Former U.S. Deputy Treasury Secretary Robert Altman writes in the Financial Times that increasing income inequality in the U.S. has three causes: the increasing role that information technology plays in work; a supply shortage of workers with the requisite IT skills to take full advantage of this shift; and weak rates of graduation from high schools and universities.
The irony is that the first policy proposal Altman offers to remedy what he sees as the problem of income inequality is to make the U.S. income tax more progressiveóthat is, to increase the tax rates on folks who earn higher salaries.
There are a couple of problems with increasing tax rates given his diagnosis of the causes of U.S. income inequality. To understand the first of these we need to step back to consider why Altman might think that the three factors he identifies would cause increased income inequality.
First, jobs that better leverage information technology allows those workers to be more productive. More productive workers earn more money, and income inequality increases as a result of these workers receiving higher pay relative to workers whose labor employs less information technology. This is just a special case of the conventional wisdom in economics that labor productivity is a function of the combination of capital and labor. The marginal product of labor will increase by adding capital to a given amount of labor, and hence the income for that labor will increase as well.
Secondly, Altman argues that the supply of workers with IT skills is low relative to demand. This contributes to income inequality because high demand for workers with IT skills relative to supply means that employers seek to attract more-skilled workers by paying them higher wages. This is just supply and demand in the labor market.
Finally, Altman suggests that schools are underproducing workers who can supply the IT skills that employers want. Therefore, again, because supply for these workers is less than demand, and the outcome is that workers with the requisite IT skills receive higher incomes. This exacerbates income inequality relative to workers who do not graduate from high schools or universities.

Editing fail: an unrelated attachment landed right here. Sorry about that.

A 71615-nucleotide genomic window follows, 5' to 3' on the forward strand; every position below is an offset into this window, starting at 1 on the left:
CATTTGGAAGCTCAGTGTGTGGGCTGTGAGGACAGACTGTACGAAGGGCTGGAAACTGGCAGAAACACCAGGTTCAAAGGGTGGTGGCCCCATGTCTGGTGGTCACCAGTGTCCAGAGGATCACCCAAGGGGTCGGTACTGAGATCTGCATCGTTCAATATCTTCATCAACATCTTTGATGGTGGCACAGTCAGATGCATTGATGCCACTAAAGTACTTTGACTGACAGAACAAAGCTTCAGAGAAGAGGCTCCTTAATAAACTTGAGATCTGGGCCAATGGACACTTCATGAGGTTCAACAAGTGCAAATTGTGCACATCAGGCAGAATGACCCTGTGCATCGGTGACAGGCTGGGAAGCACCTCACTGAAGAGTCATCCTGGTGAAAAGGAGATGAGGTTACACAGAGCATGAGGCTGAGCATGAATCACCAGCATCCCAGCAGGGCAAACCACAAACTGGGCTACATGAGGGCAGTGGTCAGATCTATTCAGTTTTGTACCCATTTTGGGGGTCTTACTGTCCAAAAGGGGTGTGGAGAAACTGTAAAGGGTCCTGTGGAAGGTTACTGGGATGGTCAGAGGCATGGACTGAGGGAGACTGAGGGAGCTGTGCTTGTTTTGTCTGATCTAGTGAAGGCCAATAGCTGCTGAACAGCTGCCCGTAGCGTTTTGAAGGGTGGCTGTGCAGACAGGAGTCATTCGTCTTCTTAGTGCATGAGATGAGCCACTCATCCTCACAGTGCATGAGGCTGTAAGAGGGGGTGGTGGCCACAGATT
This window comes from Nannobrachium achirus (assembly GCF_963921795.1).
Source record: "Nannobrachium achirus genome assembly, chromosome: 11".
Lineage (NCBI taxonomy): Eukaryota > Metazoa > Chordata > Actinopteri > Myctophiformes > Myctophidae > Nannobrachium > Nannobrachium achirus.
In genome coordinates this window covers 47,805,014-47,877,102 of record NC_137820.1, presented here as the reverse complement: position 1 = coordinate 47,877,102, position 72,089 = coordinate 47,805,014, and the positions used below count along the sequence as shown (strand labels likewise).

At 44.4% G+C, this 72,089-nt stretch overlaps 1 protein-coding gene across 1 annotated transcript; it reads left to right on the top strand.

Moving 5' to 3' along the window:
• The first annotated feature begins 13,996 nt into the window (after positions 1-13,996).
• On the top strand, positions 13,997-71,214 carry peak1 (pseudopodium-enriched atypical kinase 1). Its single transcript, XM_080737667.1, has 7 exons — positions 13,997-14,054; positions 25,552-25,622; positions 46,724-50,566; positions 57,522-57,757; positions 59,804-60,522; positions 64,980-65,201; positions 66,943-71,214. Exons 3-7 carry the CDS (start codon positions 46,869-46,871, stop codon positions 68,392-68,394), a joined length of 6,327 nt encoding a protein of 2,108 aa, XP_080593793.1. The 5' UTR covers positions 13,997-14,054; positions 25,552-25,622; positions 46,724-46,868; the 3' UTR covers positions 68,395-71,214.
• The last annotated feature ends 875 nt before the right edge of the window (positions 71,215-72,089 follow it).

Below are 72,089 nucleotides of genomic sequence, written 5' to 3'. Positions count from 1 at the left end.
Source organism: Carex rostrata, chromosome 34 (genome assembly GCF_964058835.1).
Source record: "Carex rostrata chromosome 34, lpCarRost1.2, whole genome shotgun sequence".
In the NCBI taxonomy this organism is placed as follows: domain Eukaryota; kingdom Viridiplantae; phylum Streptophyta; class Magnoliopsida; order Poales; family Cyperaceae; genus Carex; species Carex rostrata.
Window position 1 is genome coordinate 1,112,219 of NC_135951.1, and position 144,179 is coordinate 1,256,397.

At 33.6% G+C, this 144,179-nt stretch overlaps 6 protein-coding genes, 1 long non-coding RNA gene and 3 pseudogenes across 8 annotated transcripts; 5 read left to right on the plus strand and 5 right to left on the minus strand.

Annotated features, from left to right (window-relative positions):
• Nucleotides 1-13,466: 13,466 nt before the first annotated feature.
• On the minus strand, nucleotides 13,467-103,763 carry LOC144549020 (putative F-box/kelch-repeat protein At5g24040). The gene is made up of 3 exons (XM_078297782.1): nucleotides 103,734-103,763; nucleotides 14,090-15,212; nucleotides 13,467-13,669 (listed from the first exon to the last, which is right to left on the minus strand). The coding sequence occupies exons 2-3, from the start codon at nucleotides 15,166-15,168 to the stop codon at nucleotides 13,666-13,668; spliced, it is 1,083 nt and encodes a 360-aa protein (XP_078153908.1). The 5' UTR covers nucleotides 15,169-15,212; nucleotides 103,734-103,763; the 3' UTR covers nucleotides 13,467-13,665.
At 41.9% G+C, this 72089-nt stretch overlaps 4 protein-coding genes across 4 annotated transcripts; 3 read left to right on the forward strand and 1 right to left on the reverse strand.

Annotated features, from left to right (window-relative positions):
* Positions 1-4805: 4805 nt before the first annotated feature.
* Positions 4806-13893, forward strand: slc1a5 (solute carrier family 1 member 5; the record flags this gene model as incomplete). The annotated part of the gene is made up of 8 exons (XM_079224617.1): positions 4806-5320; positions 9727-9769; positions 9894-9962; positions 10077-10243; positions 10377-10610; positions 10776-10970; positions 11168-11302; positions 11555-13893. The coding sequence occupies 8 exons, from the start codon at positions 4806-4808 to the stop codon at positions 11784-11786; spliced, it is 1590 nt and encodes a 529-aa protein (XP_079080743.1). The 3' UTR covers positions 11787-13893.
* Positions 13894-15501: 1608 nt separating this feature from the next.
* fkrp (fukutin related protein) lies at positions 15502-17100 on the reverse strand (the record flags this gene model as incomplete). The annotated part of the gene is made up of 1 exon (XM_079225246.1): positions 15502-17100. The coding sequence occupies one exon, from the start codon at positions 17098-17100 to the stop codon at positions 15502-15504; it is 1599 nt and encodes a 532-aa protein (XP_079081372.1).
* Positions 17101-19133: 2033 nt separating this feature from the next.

Altmanís proposal to increase the progressivity of the income tax means that he proposes to reduce income going to workers with scarce IT skills relative to what they earn right now. His proposal would reduce the incentive that people have to invest in their IT skills. That is, Altmanís proposal decreases incentive that people have to acquire the very skills that Altman argues cause income inequality because they are already in short supply.
High wages in a market signals to workers that demand for their skills exceeds supply in that market, and so attract workers into that market. The upshot of Altmanís proposal to increase the progressivity of U.S. income taxes would be to exacerbate the very factors that he thinks are causing the inequality that he laments.
The next odd thing about Altmanís proposal to increase income-tax progressivity is that, for Altman, increasing tax rates is its own rewardóan increasingly progressive tax by itself would flatten out income inequality, and therefore meets his objective to reduce income inequality irrespective of what any additional tax revenue would be spent on.
Altmanís goal here is brute redistribution. His justification for raising taxes rates on higher-earning Americans depends neither on the need to invest additional revenues in public goods nor in policies that would increase incomes for lower-earning Americans. Even if the government just burned the extra cash raised by increasing taxes on higher-income Americans, Altmanís goal of reducing income inequality would be reached.
Basically, Altman proposes higher income tax rates as a sort of sin tax on people who earn higher incomes. The irony is that Altman next proposes increased investment in education to help reduce income inequality. While one can argue about the specifics of education policy, Altmanís proposal here at least has the benefit of aiming to reduce inequality by increasing the wages of low-paid workers. This avoids the perversity of reducing incentives that low-paid workers have to increase their IT skills, and then taking away income from those workers who nonetheless obtain the skills that Altman believes more of us should have.
James R. Rogers is Associate Professor of political science at Texas A&M University and editor of the Journal of Theoretical Politics.
Robert Altman, No More Inaction on Income Inequality
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